When it comes to suits shiny material and busting seams are not a good look so box clever
THE expression “mutton dressed as lamb” is a truly horrible put-down. If being compared to an old, clapped-out piece of sheep-meat isn't insulting enough, the implication that you are also a deluded failure ought to do the trick. It's notable, though, that it's an insult that's usually applied exclusively to women. So, us guys don't really need to worry about dressing our age? Right?
Allow me to puncture that sense of security. In recent years we men have shown ourselves to be just as eager as the fairer sex to cling to the vestments of our youth - or to adopt the vestments of today's youth. And in ever-more-contemptible ways. We now have a small army of guys suffering sartorial midlife crises.
I'm not trying to be ageist, mind you. In fact, I think that stylish silver foxes should be celebrated.
Jeff Goldblum, Nick Wooster and Ian McKellen are rightly considered style icons and while it may that they rip up the rule book of dressing age-appropriately, you'll rarely see them breaking any of the suggested guidelines I'm about to impart.
The advice is simple: while dressing for your body shape and personal style are paramount, knowing when certain things are past their style sell-by-dates is also very important. Here's a little bit of help with that…
Under 25: Bands & Slogans
Unless you work for an intelligence-driven and threat-focused national security organization, a t-shirt that says 'FBI (Female Booby Inspector)' is not OK. But a less explicit graphic tee is permissible, as are vintage band tees, even if bought from an online or high street retailer. Your youthful idealism also permits the wearing of woke political views.
25 to 39: Logos
Getting a permanent job and saving for a mortgage probably has made you more mature/conservative, while the 'vintage' band t-shirts in Zara depressingly feature album covers that you bought when they were first released. The good news is you can still wear rock a tee that's adorned with the logo of the company that made it. But, bigger isn't better when it comes to the size of the logo.
40 & Over: Plain
If you're thinking about how to find work experience for your daughter in Transition year, slogans and logos are a no-no, and vintage band tees will make you look like a roadie. Keep it simple and stick to plain tees in good-quality fabrics that hug your figure rather than cling to it.
Under 25: Ripped
Like the rock stars and skateboarders that made them popular, ripped jeans are only ever cool when you're young. Even then, don't judge the older folk who'll quip: “can you not afford to buy a new pair of jeans?”
25 to 39: Distressed
By now, your parents have stopped giving you their input on your style choices and have started forcefully pressing cash into your palm and asking if “you're OK for everything?”
You're not yet too old to have a sweet fade in your hairstyle or your selvedge denims.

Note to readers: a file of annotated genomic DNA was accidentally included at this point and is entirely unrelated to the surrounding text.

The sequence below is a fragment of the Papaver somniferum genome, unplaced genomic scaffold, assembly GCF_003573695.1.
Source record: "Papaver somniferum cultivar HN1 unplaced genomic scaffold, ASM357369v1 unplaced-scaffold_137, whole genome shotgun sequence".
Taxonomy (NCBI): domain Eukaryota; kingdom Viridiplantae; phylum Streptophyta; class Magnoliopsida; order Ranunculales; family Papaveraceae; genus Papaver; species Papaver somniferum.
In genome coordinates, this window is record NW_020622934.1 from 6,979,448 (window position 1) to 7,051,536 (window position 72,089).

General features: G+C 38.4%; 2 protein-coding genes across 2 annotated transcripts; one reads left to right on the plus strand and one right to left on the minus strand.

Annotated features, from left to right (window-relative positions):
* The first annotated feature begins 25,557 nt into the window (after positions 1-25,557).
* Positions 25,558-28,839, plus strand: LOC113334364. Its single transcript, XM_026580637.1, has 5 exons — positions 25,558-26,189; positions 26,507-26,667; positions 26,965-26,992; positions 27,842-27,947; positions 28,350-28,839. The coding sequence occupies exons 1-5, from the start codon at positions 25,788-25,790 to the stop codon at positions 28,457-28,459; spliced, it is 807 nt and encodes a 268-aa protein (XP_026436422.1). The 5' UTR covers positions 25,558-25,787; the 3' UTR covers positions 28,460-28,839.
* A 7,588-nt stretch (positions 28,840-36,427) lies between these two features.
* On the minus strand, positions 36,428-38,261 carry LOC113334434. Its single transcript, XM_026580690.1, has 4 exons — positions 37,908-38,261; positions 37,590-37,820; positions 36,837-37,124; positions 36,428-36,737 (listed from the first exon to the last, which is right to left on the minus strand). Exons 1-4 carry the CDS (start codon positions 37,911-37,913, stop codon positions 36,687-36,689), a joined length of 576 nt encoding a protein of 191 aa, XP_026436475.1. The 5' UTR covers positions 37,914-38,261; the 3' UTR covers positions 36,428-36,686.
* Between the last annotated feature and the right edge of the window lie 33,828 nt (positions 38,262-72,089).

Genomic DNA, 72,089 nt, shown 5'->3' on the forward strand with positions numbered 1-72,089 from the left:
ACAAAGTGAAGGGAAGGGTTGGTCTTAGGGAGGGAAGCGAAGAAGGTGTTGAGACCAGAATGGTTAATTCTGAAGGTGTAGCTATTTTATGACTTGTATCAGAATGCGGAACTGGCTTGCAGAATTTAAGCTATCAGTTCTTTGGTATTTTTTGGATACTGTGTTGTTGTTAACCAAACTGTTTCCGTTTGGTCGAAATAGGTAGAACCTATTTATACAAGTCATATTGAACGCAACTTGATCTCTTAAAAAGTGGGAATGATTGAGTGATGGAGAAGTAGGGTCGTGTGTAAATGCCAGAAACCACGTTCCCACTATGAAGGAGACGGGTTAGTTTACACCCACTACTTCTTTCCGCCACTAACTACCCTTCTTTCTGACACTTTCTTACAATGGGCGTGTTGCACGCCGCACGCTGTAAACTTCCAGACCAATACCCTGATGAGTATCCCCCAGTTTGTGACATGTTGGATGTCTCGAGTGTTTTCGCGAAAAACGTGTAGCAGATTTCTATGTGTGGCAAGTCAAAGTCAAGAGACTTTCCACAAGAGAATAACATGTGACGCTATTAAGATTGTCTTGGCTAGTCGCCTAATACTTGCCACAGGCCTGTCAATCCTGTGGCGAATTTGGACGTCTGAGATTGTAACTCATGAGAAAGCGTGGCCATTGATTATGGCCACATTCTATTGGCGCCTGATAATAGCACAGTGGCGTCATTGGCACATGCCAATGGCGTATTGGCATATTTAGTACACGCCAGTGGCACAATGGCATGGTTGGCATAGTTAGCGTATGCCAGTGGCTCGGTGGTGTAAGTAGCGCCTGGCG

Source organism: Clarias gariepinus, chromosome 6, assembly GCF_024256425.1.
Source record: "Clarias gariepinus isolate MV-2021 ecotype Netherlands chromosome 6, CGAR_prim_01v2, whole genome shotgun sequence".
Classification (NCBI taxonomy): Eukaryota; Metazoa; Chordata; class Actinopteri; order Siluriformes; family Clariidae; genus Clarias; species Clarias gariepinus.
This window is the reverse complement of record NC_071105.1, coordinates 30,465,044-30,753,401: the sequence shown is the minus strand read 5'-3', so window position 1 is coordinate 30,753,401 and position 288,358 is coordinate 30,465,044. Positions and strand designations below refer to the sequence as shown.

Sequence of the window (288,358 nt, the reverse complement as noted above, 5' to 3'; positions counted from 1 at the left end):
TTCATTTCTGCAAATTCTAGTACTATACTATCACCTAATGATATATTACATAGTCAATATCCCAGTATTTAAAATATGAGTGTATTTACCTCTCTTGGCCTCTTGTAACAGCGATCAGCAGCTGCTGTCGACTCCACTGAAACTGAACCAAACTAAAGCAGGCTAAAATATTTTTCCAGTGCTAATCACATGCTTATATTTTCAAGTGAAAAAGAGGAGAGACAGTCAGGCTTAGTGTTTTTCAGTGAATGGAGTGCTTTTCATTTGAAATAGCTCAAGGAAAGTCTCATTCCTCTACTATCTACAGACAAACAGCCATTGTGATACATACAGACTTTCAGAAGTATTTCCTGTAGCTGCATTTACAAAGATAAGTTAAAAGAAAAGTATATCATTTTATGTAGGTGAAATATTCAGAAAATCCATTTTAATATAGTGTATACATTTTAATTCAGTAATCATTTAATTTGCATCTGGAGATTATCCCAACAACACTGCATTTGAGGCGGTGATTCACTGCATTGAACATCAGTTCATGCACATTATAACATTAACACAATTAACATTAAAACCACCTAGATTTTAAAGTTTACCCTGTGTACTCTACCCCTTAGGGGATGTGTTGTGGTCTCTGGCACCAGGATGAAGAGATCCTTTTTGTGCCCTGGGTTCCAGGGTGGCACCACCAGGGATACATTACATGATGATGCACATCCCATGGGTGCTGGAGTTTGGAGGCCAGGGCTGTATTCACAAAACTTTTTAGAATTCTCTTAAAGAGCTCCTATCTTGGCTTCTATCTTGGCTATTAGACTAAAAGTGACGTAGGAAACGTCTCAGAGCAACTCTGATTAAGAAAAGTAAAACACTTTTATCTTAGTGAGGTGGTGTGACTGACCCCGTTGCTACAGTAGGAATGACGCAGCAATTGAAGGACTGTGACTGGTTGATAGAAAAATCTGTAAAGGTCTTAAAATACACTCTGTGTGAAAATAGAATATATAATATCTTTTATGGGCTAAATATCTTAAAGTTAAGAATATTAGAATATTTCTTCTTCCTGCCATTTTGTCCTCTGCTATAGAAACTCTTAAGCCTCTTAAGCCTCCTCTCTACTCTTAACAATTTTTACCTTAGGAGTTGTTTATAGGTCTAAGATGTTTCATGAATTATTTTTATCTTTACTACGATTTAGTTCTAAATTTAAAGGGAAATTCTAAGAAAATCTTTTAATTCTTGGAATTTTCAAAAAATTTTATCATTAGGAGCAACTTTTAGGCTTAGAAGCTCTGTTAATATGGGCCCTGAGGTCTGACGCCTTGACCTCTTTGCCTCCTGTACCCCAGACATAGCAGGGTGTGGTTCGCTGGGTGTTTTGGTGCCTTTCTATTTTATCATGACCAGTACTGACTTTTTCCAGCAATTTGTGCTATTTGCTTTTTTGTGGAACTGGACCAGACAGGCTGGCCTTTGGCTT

40 & Over: Solid
Overly faded jeans merely serve as a metaphor for your youth, so any wear and tear on your denim should be kept to a minimum. Keep your jeans free from rips and fades and get used to being the person asking the question: “can you not afford to buy a new pair of jeans?”
Under 25: Hype
At this age, you can still follow trends and get away with dressing like a teenager, even if you're not quite a teen any longer. If you feel compelled to camp out overnight and spend your student loan and the latest Yeezy drop then work away.
25 to 39: Contemporary
At this point in life, you can't really afford to be late for work because you were queuing for the latest sneaker drop and you probably have more important things to do than scour eBay for rare designer collaborations. Look to contemporary staples like Air Max, Gazelles & Vans.
Over 40: Classic
At this point, your choice of trainers should have stood the test of time as well as you have so stick to classics like Stan Smiths, Converse and the less adolescent versions of Vans. Swerve bright colours and overly elaborate design for muted tones and little or no logos.
Under 25: Skinny
You're still young enough and fit enough to squeeze into a suit that looks like it's been painted on, so enjoy it. Thin lapels and trousers cropped to your shins all signal that you're wearing a two-piece as a fashion statement, no as part of an employee dress code.
25 to 39: Slim
Even if you've stayed in shape and can still fit into the cling-film tailoring of your youth, you'll likely look like you forgot to come home from the 2014 Galway Races. So ditch the schoolboy look and graduate to a suit cut that demonstrates that you now possess maturity, substance and non-parental income.
Over 40: Classic
By now you should have realised that, whether they're thin or thick, lapels that stray too far beyond three or so inches will date even the best suit horribly, and you by association. Shiny material and busting seams are not a good look so box clever.
Under 25: Cheap & Cheerful
At this point in your life, it's OK to not care about wristwear yet so, for now, something plastic with a calculator function will suffice as a placeholder that you don't mind losing or breaking.
25 to 35: Pretend
You have things to do and people to see, and you need to be on time so you're starting look at watches differently. While you might be dressing for the job you want, you might not yet have the earning power for the watch you want so in the meantime, look to a quartz fashion watch or a minimalist dress watch.
Over 40: Proper
If you want to hold your head – and your wrist – up high in certain circles then you're going to have to push the boat out on price. I'm talking a few hundred euros at least. If you want something you'll leave in a will to your offspring then add a zero.